The state of our gut health has a significant impact on various aspects of our health and wellbeing. Our immune system is no exception. The gastrointestinal tract not only works to breakdown foods and absorb nutrients, but it also provides a protective barrier to keep pathogens from making their way into our bodies where they don’t belong. In addition to the physical barrier, we also have a community of microbes (known as the microbiota) that cover our mucosal surfaces and play an important role as part of our immune defences.
Meet your Microbiota
Your microbiota is the population of different microbes that reside on the mucosal surfaces in your mouth, digestive tract, nose, sinus cavities and even in the lungs. Your microbiota is as unique as your fingerprint and is composed of different types of bacteria, the balance of which is determined by a number of factors such as diet, physical activity, alcohol intake and medication use.
The Microbiota’s immune defence tactics
Aside from forming a part of the physical barrier in conjunction with the mucosal surfaces throughout the body, the healthy bugs of the microbiota provide immune protection by secreting antimicrobial peptides and other chemical compounds. These compounds prevent pathogens from nesting, proliferating and invading the gut. However, the key to this process working effectively is that there is a wide variety of good bacteria and sufficient numbers of them to keep up with the demands of immune defence.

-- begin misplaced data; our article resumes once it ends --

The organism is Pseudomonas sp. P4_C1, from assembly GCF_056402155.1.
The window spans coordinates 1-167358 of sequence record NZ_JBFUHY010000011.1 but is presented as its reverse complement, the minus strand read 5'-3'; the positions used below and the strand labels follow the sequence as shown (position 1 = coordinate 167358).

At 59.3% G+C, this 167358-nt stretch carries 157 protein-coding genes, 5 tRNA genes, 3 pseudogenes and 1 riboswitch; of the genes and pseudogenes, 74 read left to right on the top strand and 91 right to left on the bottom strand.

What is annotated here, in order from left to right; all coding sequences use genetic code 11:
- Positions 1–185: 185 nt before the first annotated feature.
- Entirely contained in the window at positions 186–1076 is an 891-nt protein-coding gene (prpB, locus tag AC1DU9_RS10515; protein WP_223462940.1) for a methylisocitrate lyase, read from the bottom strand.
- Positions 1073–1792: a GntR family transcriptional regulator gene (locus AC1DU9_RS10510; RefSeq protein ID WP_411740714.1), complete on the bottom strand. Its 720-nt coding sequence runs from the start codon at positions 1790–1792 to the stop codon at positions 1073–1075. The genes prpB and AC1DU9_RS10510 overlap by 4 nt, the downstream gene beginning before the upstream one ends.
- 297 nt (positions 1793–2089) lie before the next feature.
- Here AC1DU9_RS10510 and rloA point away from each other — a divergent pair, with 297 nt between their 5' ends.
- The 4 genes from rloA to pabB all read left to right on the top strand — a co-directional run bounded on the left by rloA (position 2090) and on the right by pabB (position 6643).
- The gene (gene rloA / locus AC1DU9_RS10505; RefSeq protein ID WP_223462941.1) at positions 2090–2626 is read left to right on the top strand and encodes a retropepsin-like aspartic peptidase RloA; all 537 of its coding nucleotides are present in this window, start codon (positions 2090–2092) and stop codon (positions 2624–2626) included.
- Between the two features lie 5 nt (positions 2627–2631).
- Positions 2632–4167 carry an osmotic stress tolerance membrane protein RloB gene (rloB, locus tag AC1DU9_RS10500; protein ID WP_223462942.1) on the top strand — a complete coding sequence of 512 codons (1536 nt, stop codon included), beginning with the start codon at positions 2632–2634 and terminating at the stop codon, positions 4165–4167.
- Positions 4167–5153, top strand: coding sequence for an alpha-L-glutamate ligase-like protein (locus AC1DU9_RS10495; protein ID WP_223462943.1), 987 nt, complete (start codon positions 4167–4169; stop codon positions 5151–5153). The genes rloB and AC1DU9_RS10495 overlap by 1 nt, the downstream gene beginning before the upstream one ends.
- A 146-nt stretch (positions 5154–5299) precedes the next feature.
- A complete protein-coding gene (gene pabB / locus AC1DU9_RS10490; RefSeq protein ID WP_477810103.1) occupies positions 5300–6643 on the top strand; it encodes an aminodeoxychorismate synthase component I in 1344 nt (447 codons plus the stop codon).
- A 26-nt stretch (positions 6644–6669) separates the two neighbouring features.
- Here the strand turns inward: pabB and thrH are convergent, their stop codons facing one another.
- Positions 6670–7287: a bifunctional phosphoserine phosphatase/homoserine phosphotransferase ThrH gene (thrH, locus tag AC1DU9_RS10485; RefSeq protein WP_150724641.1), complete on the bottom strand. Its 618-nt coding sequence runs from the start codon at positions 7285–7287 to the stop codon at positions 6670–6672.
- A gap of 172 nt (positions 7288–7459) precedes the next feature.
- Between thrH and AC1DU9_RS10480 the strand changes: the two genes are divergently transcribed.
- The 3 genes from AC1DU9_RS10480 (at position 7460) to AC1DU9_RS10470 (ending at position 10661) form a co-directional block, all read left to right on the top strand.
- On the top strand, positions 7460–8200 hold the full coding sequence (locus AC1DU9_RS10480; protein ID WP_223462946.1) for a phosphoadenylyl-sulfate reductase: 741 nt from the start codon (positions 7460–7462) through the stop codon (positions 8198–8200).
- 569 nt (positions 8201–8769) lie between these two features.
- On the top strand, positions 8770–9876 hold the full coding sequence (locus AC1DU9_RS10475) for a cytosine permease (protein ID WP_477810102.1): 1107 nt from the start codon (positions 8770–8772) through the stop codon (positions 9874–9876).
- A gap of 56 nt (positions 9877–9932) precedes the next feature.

Microbial imbalances and poor immunity
Maintaining the diversity and balance of microbes that make up our microbiota is a tough gig. Every day, we are exposed to chemicals (pesticides, PCB’s, heavy metals, alcohol, medications, etc.) that threaten our good gut bug species. On top of that, our diets are generally not providing enough plant-based foods to feed our microbiota and support their growth. This leaves space for the not-so-good microbes to set up camp and muscle out the good gut bugs. What we are left with is a microbial imbalance (termed dysbiosis) that essentially reduces our immune defences, leading to poor immune function and increased susceptibility to infections.
Restoring the Microbiota
Fortunately, our microbiota is quite dynamic. Given a supportive environment and enough of the right foods, it can bounce back within a matter of months. A healthy microbiota needs a diet that provides plenty of colourful plant foods. The more variety, the better. Gut healing foods such as bone broths can provide further support in improving gut health and restoring microbial balance. You can read more on the health benefits of bone broth here. Restoring your microbiota balance may well be the key to better immune health, particularly in the midst of the cold and flu season.